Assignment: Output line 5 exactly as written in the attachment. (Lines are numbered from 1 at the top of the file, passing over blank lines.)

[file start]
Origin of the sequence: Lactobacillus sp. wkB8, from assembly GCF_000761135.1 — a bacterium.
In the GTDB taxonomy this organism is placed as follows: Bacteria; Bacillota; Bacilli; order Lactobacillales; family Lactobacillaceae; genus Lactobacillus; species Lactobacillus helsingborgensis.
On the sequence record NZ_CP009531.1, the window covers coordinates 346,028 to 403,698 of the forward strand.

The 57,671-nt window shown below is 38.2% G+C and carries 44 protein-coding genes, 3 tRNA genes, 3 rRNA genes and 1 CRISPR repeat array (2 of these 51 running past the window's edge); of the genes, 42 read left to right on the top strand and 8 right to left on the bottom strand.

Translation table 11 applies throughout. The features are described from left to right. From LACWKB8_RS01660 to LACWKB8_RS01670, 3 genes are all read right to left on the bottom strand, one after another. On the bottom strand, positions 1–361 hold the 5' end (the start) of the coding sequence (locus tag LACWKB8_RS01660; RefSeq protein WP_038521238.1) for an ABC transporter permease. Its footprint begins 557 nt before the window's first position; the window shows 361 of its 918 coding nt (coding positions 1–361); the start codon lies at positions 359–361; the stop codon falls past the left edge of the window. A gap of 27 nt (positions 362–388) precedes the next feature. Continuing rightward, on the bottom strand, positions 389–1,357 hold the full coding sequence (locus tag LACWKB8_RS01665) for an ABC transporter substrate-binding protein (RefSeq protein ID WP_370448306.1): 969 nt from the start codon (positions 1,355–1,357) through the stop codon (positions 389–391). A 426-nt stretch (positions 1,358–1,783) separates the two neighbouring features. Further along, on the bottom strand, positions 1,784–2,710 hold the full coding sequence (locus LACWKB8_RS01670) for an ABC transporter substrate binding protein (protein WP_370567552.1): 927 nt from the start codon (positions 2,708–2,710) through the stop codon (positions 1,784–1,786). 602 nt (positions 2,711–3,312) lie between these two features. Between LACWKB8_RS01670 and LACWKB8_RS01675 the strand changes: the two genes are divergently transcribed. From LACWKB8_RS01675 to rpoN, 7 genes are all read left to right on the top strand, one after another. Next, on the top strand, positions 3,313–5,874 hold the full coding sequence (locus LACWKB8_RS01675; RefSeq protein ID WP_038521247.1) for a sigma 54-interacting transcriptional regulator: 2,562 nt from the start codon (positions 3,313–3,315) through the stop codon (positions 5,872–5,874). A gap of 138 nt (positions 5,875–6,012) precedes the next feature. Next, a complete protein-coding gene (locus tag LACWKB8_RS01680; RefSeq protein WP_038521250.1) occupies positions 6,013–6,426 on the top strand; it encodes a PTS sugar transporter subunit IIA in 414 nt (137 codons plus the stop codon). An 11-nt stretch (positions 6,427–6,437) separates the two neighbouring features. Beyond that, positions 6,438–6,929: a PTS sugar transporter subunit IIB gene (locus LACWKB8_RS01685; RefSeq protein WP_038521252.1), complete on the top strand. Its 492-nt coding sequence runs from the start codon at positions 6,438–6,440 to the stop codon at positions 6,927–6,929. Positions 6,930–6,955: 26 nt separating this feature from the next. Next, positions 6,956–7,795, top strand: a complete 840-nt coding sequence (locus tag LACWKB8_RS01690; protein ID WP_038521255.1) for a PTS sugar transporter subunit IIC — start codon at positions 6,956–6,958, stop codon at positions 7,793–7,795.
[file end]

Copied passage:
Translation table 11 applies throughout. The features are described from left to right. From LACWKB8_RS01660 to LACWKB8_RS01670, 3 genes are all read right to left on the bottom strand, one after another. On the bottom strand, positions 1–361 hold the 5' end (the start) of the coding sequence (locus tag LACWKB8_RS01660; RefSeq protein WP_038521238.1) for an ABC transporter permease. Its footprint begins 557 nt before the window's first position; the window shows 361 of its 918 coding nt (coding positions 1–361); the start codon lies at positions 359–361; the stop codon falls past the left edge of the window. A gap of 27 nt (positions 362–388) precedes the next feature. Continuing rightward, on the bottom strand, positions 389–1,357 hold the full coding sequence (locus tag LACWKB8_RS01665) for an ABC transporter substrate-binding protein (RefSeq protein ID WP_370448306.1): 969 nt from the start codon (positions 1,355–1,357) through the stop codon (positions 389–391). A 426-nt stretch (positions 1,358–1,783) separates the two neighbouring features. Further along, on the bottom strand, positions 1,784–2,710 hold the full coding sequence (locus LACWKB8_RS01670) for an ABC transporter substrate binding protein (protein WP_370567552.1): 927 nt from the start codon (positions 2,708–2,710) through the stop codon (positions 1,784–1,786). 602 nt (positions 2,711–3,312) lie between these two features. Between LACWKB8_RS01670 and LACWKB8_RS01675 the strand changes: the two genes are divergently transcribed. From LACWKB8_RS01675 to rpoN, 7 genes are all read left to right on the top strand, one after another. Next, on the top strand, positions 3,313–5,874 hold the full coding sequence (locus LACWKB8_RS01675; RefSeq protein ID WP_038521247.1) for a sigma 54-interacting transcriptional regulator: 2,562 nt from the start codon (positions 3,313–3,315) through the stop codon (positions 5,872–5,874). A gap of 138 nt (positions 5,875–6,012) precedes the next feature. Next, a complete protein-coding gene (locus tag LACWKB8_RS01680; RefSeq protein WP_038521250.1) occupies positions 6,013–6,426 on the top strand; it encodes a PTS sugar transporter subunit IIA in 414 nt (137 codons plus the stop codon). An 11-nt stretch (positions 6,427–6,437) separates the two neighbouring features. Beyond that, positions 6,438–6,929: a PTS sugar transporter subunit IIB gene (locus LACWKB8_RS01685; RefSeq protein WP_038521252.1), complete on the top strand. Its 492-nt coding sequence runs from the start codon at positions 6,438–6,440 to the stop codon at positions 6,927–6,929. Positions 6,930–6,955: 26 nt separating this feature from the next. Next, positions 6,956–7,795, top strand: a complete 840-nt coding sequence (locus tag LACWKB8_RS01690; protein ID WP_038521255.1) for a PTS sugar transporter subunit IIC — start codon at positions 6,956–6,958, stop codon at positions 7,793–7,795.